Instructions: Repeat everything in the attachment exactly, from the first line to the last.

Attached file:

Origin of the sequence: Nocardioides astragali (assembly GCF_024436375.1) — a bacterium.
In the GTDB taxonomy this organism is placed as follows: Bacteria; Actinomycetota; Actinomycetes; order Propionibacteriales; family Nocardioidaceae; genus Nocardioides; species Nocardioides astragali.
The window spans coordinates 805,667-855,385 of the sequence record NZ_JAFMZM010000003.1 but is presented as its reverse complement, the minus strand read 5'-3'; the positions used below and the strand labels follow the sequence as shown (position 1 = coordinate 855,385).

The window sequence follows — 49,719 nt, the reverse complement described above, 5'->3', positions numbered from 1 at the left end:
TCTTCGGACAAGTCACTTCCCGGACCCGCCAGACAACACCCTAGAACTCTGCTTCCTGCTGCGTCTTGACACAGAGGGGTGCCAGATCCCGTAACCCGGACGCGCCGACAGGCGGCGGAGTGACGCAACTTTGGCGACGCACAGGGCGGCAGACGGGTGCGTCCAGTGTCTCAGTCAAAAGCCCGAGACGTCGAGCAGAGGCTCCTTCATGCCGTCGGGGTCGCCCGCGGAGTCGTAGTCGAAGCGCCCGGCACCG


Origin of the sequence: Nocardioides astragali (assembly GCF_024436375.1) — a bacterium.
In the GTDB taxonomy this organism is placed as follows: Bacteria; Actinomycetota; Actinomycetes; order Propionibacteriales; family Nocardioidaceae; genus Nocardioides; species Nocardioides astragali.
The window spans coordinates 805,667-855,385 of the sequence record NZ_JAFMZM010000003.1 but is presented as its reverse complement, the minus strand read 5'-3'; the positions used below and the strand labels follow the sequence as shown (position 1 = coordinate 855,385).

The window sequence follows — 49,719 nt, the reverse complement described above, 5'->3', positions numbered from 1 at the left end:
TCTTCGGACAAGTCACTTCCCGGACCCGCCAGACAACACCCTAGAACTCTGCTTCCTGCTGCGTCTTGACACAGAGGGGTGCCAGATCCCGTAACCCGGACGCGCCGACAGGCGGCGGAGTGACGCAACTTTGGCGACGCACAGGGCGGCAGACGGGTGCGTCCAGTGTCTCAGTCAAAAGCCCGAGACGTCGAGCAGAGGCTCCTTCATGCCGTCGGGGTCGCCCGCGGAGTCGTAGTCGAAGCGCCCGGCACCG